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Green Light Sought on Traffic Plan

Transportation: Council asks state to OK intersection layout that would not require controversial stoplight.


OJAI — City officials are stepping up efforts to put the brakes on a plan to install a stoplight that has sparked a debate over how to improve traffic safety while preserving Ojai's small-town atmosphere.

Despite reluctantly approving the traffic signal at Montgomery Street and Ojai Avenue in April, the Ojai City Council this week agreed to ask state transportation officials to consider reconfiguring the intersection without the stoplight.

The traffic light--which would be Ojai's fourth--has been proposed for at least a decade and seriously debated since last summer, when 375 residents petitioned for one to be installed at the intersection to improve safety.

But an engineer hired by the city contends that his no-signal design for the intersection will improve safety and reduce traffic congestion, while preserving the rural character of downtown.

"We have gone toward adapting the traffic to the city rather than the city to the traffic," said Eugene H. Jud. "The pedestrian becomes the king."

Essentially, Jud's design--known as traffic calming--calls for installing large islands along the center of Ojai Avenue to guide vehicles through the awkward "dog-leg" intersection at Montgomery Street.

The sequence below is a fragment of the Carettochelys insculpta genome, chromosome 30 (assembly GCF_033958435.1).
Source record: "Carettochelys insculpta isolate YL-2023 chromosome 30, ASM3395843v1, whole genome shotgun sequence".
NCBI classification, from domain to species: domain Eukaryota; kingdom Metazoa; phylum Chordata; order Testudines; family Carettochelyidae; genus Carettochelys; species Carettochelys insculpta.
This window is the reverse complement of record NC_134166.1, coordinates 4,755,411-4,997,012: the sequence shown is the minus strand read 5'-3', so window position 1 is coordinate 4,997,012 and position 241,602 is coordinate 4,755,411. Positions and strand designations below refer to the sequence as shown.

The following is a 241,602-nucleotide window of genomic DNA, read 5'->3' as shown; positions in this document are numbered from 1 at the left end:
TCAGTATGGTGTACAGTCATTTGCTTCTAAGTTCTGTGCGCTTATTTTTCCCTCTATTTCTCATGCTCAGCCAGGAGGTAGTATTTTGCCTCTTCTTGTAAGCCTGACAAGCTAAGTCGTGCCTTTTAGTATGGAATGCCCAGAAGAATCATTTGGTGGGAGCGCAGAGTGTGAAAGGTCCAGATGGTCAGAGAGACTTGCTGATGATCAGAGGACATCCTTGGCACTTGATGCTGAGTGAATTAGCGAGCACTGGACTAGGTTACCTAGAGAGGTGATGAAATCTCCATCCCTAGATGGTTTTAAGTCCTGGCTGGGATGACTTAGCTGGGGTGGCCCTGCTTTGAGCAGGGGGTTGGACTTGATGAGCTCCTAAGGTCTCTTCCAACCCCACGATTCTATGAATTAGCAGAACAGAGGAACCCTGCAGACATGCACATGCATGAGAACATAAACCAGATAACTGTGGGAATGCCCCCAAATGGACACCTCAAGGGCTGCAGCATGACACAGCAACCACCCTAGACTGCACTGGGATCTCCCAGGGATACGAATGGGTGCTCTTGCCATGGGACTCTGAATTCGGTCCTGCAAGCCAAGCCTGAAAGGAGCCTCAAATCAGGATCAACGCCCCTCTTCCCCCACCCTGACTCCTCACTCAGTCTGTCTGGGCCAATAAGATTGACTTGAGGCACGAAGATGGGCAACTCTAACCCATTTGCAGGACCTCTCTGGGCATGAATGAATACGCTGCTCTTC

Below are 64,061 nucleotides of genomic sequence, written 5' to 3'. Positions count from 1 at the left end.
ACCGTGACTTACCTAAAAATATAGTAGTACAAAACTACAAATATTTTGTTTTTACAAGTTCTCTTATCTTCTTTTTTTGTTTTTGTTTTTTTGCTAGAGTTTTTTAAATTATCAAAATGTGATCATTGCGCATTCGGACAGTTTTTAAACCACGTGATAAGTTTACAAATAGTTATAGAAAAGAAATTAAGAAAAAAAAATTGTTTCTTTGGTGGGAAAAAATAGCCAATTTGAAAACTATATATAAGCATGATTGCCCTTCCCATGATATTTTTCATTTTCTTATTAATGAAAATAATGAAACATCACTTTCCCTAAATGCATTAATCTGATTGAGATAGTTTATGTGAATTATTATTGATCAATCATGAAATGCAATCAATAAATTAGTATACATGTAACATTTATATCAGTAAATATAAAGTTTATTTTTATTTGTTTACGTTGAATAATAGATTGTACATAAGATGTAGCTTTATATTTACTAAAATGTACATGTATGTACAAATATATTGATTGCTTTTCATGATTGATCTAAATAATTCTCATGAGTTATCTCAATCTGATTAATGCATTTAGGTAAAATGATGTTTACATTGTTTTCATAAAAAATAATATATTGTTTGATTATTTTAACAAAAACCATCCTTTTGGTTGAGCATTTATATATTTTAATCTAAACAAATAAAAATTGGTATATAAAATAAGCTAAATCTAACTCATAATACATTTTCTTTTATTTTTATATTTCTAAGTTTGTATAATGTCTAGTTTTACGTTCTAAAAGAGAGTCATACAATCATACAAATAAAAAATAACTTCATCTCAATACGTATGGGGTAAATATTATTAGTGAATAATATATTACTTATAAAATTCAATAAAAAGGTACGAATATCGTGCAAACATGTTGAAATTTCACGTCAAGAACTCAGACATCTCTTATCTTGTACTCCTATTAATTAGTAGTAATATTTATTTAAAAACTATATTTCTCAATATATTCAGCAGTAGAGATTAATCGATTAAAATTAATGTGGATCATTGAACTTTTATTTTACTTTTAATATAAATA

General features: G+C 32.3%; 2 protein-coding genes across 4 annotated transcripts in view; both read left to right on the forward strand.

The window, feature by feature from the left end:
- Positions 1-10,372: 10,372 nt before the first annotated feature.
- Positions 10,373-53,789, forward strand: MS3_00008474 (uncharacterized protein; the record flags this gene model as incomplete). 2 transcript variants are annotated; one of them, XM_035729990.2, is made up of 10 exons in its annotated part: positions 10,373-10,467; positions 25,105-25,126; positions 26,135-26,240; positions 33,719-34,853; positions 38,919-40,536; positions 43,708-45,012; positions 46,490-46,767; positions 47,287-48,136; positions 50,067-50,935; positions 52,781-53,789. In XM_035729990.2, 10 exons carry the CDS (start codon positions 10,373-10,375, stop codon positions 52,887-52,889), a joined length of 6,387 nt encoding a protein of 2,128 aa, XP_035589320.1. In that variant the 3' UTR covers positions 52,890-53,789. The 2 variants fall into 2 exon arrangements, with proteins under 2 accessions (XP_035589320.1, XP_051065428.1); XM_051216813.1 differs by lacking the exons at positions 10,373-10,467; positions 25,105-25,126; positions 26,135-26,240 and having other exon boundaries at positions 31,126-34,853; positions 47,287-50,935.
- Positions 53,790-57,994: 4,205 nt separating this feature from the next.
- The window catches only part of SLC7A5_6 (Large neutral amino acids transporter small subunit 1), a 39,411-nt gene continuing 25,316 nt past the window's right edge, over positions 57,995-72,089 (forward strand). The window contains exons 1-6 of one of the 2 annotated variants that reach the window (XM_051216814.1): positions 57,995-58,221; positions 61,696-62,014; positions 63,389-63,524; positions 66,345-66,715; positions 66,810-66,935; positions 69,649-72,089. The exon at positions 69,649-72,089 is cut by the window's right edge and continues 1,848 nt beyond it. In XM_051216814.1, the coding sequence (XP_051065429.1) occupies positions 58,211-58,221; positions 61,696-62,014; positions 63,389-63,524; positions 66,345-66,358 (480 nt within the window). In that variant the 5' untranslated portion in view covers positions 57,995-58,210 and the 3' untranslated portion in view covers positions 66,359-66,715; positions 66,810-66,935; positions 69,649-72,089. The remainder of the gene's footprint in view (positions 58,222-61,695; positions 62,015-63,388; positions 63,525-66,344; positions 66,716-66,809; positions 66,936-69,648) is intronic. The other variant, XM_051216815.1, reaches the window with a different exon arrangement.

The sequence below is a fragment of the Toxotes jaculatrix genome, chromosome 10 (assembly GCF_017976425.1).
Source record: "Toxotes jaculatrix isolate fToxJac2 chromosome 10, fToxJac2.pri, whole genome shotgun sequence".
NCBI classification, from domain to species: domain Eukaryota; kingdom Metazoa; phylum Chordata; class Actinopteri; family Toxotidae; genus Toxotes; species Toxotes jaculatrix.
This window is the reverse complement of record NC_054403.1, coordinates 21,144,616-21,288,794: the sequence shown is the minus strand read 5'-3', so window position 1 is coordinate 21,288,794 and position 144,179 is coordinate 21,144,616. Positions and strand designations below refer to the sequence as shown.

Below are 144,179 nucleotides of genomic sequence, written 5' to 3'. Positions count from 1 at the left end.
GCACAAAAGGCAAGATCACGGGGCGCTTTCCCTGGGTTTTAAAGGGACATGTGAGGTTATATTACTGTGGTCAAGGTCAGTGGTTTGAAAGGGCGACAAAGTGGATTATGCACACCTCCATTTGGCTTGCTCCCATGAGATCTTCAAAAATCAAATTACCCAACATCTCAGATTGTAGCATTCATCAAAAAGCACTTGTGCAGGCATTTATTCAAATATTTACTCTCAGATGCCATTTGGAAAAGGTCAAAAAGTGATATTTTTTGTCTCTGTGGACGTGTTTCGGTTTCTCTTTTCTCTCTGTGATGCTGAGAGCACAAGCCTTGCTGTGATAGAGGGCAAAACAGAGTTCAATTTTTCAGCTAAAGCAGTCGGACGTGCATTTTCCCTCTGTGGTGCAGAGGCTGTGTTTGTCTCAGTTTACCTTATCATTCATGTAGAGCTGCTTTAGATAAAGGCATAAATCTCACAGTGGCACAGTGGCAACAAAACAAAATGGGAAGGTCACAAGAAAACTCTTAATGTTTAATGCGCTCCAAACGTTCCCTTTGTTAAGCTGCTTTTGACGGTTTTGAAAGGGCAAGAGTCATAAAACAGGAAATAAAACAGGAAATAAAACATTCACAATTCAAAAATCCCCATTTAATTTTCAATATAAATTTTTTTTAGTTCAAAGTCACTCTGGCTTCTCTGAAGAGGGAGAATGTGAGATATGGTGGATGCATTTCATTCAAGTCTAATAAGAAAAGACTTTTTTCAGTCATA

Vehicles would be permitted to make U-turns and left turns around the islands to reach Montgomery Street and adjacent businesses. Raised crosswalks would slow traffic and be more pedestrian-friendly.

The council wants to try out the idea, and Caltrans officials have agreed to study it, City Manager Andy Belknap said.

"This is something new, so there are uncertainties," he said. "Traditionally intersections have been controlled with signal lights, so people are more comfortable with it."

Traffic calming is common in Europe, said Jud, who is Swiss. But critics worry that motorists won't be able to adapt to the traffic pattern.

"The things they do in Europe do not necessarily work in the U.S.," said longtime Councilwoman Nina Shelley, who is skeptical of the proposal. "Safety is more important than the ambience of the community to me."

Dena Owens, owner of the Mailboxes Etc. store in Fitzgerald Plaza at the intersection, worries that the design will be more dangerous.

"My concern is that they're talking about letting people right turn, left turn and U-turn going two different directions within a 50- to 75-foot area," she said. "It's going to be twice the madhouse we have already."

Moreover, the traffic pattern would restrict access to her store and others in the strip mall, forcing vehicles through a private parking lot where 20 to 50 day laborers regularly gather to search for work.

Suza Francina, a council candidate and community activist who founded the Ojai Traffic Calming Coalition in response to the signal controversy, contends the proposal would improve safety while maintaining the city's rural flavor.

"Traffic calming gives [motorists] the visual signals to whoa, slow down, this is not a racetrack," said Francina, who introduced Jud to city officials. "Traffic calming is in keeping with the small-town, village atmosphere. You want to have streets that don't look like freeways."

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